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In 1970s New York City, uptown had the glitz of Studio 54 and downtown had the Mudd Club: a legendary, punk rock venue known for pushing the boundaries of what nightlife could be. The space was home to the arts and creative expression—in other words, a natural collision of fashion, art, music, and literature. And the list of guests who walked through the front door reflected that scene: musicians like Grace Jones, Madonna, David Bowie, Mick Jagger, Debbie Harry, Fab Five Freddy, Marianne Faithfull, The Ramones, The Talking Heads, and Nico; fashion people such as Anna Sui, Betsey Johnson, and Gia Carangi; artists Jean-Michel Basquiat, Keith Haring, and Andy Warhol; and literary stars like Allen Ginsberg and William S. Burroughs.
The Mudd Club stood at 77 White St. at the corner of Cortlandt Alley when the area below Canal St. was considered an unsafe, no-go zone. As Richard Boch, a former doorman for the venue, wrote in his memoir, “I’ve always referred to the Mudd Club as the ‘scene of the crime’…It was the night that never ended: the day before never happened, and the day after, a long way off. There was nothing else like it.”
Aspiring filmmaker Steve Mass, art curator Diego Cortez, and punk-rock-girl-about-town Anya Phillips opened the Mudd Club together in 1978 with an alleged budget of only ,000. According to music journalist Legs McNeil, Mass was “the only person at the time with an American Express card.” The three founders named the space after Samuel Alexander Mudd, the doctor that tended to John Wilkes Booth after Abraham Lincoln was killed.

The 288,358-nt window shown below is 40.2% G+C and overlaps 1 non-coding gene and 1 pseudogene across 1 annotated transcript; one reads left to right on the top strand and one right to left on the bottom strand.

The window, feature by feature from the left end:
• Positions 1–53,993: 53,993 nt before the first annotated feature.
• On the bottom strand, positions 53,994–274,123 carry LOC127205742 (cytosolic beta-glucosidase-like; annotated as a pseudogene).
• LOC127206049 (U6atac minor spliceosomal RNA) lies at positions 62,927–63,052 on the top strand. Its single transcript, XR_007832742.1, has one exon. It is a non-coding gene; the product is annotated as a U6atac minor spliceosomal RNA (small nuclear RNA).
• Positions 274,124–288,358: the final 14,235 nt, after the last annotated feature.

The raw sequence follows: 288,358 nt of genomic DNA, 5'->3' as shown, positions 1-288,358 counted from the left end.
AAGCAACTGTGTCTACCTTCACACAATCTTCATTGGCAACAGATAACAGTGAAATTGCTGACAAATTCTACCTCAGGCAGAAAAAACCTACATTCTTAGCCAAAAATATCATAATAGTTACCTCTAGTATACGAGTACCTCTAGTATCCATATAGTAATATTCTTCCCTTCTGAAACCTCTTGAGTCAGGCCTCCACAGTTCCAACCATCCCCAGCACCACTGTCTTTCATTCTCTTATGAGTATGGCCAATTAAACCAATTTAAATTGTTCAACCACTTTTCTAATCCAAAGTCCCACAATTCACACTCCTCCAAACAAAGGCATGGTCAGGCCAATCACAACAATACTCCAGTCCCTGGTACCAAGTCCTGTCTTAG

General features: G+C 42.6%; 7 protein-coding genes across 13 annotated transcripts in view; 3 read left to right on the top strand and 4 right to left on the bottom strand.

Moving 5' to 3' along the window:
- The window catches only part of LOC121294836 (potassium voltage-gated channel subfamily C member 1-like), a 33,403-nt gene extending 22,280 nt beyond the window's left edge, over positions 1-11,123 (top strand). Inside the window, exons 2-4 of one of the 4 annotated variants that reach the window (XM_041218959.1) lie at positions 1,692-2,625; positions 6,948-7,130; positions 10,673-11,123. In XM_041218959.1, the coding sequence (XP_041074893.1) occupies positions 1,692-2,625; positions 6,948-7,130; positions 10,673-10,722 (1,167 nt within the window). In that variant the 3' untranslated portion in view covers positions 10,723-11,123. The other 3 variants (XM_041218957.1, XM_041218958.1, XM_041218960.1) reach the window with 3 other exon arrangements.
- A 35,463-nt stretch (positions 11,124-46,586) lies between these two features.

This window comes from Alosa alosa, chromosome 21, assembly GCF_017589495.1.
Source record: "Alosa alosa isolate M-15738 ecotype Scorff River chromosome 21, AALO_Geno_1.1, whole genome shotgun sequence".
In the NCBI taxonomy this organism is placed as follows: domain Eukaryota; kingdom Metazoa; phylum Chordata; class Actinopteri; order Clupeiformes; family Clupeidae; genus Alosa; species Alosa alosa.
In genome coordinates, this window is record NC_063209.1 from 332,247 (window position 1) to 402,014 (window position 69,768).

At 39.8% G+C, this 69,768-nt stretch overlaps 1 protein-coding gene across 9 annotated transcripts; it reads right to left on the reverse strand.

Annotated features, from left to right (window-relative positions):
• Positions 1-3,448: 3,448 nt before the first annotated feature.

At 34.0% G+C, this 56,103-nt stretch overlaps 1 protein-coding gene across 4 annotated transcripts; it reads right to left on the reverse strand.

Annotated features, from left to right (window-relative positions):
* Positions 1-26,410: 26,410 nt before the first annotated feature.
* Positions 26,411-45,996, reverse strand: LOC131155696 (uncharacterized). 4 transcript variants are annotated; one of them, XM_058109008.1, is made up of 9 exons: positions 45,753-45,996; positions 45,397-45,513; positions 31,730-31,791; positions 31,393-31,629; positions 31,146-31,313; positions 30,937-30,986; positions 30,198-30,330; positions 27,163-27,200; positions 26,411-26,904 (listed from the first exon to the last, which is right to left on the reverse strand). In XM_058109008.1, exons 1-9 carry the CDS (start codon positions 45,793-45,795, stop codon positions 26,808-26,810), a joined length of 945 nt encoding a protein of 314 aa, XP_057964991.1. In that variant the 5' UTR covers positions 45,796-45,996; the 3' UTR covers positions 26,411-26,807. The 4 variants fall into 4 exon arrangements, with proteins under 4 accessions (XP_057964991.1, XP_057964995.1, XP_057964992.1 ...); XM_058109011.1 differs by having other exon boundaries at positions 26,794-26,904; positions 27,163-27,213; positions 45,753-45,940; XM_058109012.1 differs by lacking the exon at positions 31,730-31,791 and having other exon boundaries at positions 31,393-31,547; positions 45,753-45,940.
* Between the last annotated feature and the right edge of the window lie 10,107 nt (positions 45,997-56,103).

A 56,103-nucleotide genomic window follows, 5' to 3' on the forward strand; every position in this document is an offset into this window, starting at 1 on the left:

Initially, the Mudd Club opened its doors with a concert by the band The B-52s, with tickets selling for .52 dollars. The six-story loft space had high ceilings painted black with exposed pipes and ductwork, gray walls, and graffiti in the gender-neutral restrooms. Next to the dance floor was a makeshift DJ booth. On the fourth floor—above all the music and ambient noise away from the crowds—Keith Haring curated a space for artwork. As for the second floor? Boch described its feel: “[It] was a whole other story when it came to vibe and appearance. Diner style booths, grammar school desks, and some ratty upholstered furniture scattered around for additional seating. There was a human size steel cage in the middle of the room built by artist Ronnie Cutrone. The second floor bar started out as a couple of folding tables. An ice filled claw foot tub chilled the beer.”
Eventually, word traveled around and the Mudd Club became a downtown destination, especially after seeing a show at other famed venue CBGB. The spirited atmosphere only got started well after midnight, and it was the ideal place to end the night.
Once inside, the venue welcomed diverse club goers in an “anything goes” environment for indulging in drugs, dancing, and seeing new art or listening to live music. Photographer Marcia Resnick said in Boch’s book, “It was a democratic society once you got inside.” And some of the theme nights—where partygoers got dressed up accordingly—attracted lines out the door: The Joan Crawford Mother’s Day Celebration, The Puberty Ball, and The Dead Rock Stars Rock N’ Roll Funeral Ball were just a few.
This year, the Mudd Club would have celebrated the 40th Anniversary of its inception. Like many nightclubs of the past, it lasted only a short time. By 1983—after five years—its fame started to wane. “The Mudd Club limped into 1983,” Boch said. “There had to be an expiration date, given how crazy hot that place burned from the day it opened in the Fall of ’78 and through a good part of 1981. By mid-1982 it started a slow fade.”
But the club still manages to live on in songs immortalized by Frank Zappa, The Talking Heads, The Ramones, and Nina Hagen. At the end of the night, it was all about the guests who made it what it was. Boch said it best: “It was when people showed up that the magic got made. Often times, it was just a beautiful mess.”END
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